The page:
b)  Because they kept their distance from all these strategic game-changers in and around Syria, the US and Israel lost their chance to break up the Tehran-Damascus-Hizballah alliance. This objective the Obama administration once offered as his priority and the pretext for avoiding military action against a nuclear Iran.

What Washington achieved by its hands-off stance on Syria was the very opposite: Instead of weakening the triple alliance, Obama has allowed it to be bolstered by Russian and Iraqi increments.
It is no wonder, therefore, that Moscow, Tehran, Damascus and Hizballah are behaving like winners and gearing up for the next stage of the Syrian war, which, if Tehran and Hizballah have their way, will evolve into a war of attrition against Israel waged from the Syrian Golan.
The opening shot was fired Wednesday, May 15 by a Palestinian terrorist front under Syrian, Iranian and Hizballah tutelage, which shelled an Israeli military observation post on Mt. Hermon. This attack drew no direct Israeli response – par for the course.
6. A war of attrition against Israel from the Golan would not be a new experience either for Damascus or Moscow. In 1974, from March to May, Syrian forces, refusing to accept the defeat of their 1973 offensive against Israel, launched a harsh war of attrition from the same enclave, on the advice of their Soviet patron. In what became know as “the little war,” Syrian forces kept Israeli Golan under heavy shelling barrages and tried repeatedly to capture Mt Hermon.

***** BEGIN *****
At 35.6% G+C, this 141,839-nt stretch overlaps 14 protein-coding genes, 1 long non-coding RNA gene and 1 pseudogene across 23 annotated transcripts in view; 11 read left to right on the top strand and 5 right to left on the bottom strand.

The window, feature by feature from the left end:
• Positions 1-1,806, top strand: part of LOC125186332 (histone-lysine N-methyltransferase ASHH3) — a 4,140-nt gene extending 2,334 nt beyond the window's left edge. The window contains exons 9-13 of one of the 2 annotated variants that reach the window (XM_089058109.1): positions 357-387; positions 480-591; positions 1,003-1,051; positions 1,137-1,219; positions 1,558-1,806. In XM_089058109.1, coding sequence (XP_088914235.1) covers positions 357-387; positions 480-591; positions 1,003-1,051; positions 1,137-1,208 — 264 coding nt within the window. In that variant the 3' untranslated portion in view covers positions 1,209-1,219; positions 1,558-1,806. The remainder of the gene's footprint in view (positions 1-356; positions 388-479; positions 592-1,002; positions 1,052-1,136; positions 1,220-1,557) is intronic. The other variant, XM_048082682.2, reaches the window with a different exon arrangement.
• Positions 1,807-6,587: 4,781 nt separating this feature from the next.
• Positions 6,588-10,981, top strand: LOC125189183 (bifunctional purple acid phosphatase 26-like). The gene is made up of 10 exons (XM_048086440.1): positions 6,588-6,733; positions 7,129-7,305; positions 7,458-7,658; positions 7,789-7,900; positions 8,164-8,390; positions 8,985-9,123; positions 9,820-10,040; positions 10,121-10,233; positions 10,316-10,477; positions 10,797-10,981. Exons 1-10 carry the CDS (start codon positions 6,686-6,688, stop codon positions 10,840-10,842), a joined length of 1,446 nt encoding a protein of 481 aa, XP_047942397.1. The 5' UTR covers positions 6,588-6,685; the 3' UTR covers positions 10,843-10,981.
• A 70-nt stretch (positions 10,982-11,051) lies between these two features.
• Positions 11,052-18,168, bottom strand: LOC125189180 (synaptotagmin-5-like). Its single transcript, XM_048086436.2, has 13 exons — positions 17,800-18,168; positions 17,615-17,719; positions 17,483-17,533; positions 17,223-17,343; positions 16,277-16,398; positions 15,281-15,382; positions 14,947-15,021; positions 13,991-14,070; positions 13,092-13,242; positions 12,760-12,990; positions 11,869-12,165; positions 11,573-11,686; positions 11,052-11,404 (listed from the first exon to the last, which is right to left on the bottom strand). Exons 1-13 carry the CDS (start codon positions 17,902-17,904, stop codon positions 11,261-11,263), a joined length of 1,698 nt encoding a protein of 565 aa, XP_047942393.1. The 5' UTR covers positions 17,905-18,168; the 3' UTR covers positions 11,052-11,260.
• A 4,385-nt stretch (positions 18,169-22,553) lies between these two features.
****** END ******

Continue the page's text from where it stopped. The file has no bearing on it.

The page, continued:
The big secret of that short-lived conflict was the deployment by the Soviet Union of two Cuban armored brigades on the Golan front against Israel, airlifted in from Angola. All the same, Damascus was forced to accept a ceasefire on Golan which was observed from that day on until the present.
This time, the big difference is that Moscow can leave the heavy-lifting for a limited war on Israel to Tehran and Hizballah.
Hizballah’s Hassan Nasrallah in one of his fiery speeches expressed eagerness to make the Golan his new front for war on Israel. And Friday, May 17, it was reported in Tehran that Iran’s supreme leader Ayatollah Ali Khamenei had entrusted Al Qods Brigades commander Gen. Qassem Soleimani with the task of sending troops to the Golan to embark on hostilities against Israel.
Once they begin, it will be hard to stop the violence from spreading to Israel’s borders with Lebanon, from Syria into Turkey and from Jordan into Syria and Iraq.